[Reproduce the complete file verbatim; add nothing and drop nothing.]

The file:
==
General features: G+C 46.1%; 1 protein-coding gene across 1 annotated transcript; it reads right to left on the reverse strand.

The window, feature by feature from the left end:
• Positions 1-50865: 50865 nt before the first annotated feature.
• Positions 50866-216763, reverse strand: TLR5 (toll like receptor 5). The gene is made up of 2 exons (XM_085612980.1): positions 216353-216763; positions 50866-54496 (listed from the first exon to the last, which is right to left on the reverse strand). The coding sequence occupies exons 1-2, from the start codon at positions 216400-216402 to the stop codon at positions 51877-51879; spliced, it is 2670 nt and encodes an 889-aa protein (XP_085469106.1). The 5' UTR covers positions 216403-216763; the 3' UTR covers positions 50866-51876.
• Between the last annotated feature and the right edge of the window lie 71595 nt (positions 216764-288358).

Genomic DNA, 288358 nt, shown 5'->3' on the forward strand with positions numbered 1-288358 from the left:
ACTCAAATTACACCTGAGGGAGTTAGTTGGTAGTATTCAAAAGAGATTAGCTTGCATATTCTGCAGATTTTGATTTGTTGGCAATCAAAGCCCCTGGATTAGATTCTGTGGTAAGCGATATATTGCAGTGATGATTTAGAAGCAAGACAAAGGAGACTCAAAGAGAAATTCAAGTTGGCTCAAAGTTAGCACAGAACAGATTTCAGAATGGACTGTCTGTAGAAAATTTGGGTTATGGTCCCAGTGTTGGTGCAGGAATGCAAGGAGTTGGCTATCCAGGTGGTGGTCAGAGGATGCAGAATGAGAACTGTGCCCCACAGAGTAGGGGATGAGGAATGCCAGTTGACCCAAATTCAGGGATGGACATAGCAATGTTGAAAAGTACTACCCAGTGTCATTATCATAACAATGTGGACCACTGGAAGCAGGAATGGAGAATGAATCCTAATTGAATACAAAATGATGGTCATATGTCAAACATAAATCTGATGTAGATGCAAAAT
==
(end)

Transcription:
General features: G+C 46.1%; 1 protein-coding gene across 1 annotated transcript; it reads right to left on the reverse strand.

The window, feature by feature from the left end:
• Positions 1-50865: 50865 nt before the first annotated feature.
• Positions 50866-216763, reverse strand: TLR5 (toll like receptor 5). The gene is made up of 2 exons (XM_085612980.1): positions 216353-216763; positions 50866-54496 (listed from the first exon to the last, which is right to left on the reverse strand). The coding sequence occupies exons 1-2, from the start codon at positions 216400-216402 to the stop codon at positions 51877-51879; spliced, it is 2670 nt and encodes an 889-aa protein (XP_085469106.1). The 5' UTR covers positions 216403-216763; the 3' UTR covers positions 50866-51876.
• Between the last annotated feature and the right edge of the window lie 71595 nt (positions 216764-288358).

Genomic DNA, 288358 nt, shown 5'->3' on the forward strand with positions numbered 1-288358 from the left:
ACTCAAATTACACCTGAGGGAGTTAGTTGGTAGTATTCAAAAGAGATTAGCTTGCATATTCTGCAGATTTTGATTTGTTGGCAATCAAAGCCCCTGGATTAGATTCTGTGGTAAGCGATATATTGCAGTGATGATTTAGAAGCAAGACAAAGGAGACTCAAAGAGAAATTCAAGTTGGCTCAAAGTTAGCACAGAACAGATTTCAGAATGGACTGTCTGTAGAAAATTTGGGTTATGGTCCCAGTGTTGGTGCAGGAATGCAAGGAGTTGGCTATCCAGGTGGTGGTCAGAGGATGCAGAATGAGAACTGTGCCCCACAGAGTAGGGGATGAGGAATGCCAGTTGACCCAAATTCAGGGATGGACATAGCAATGTTGAAAAGTACTACCCAGTGTCATTATCATAACAATGTGGACCACTGGAAGCAGGAATGGAGAATGAATCCTAATTGAATACAAAATGATGGTCATATGTCAAACATAAATCTGATGTAGATGCAAAAT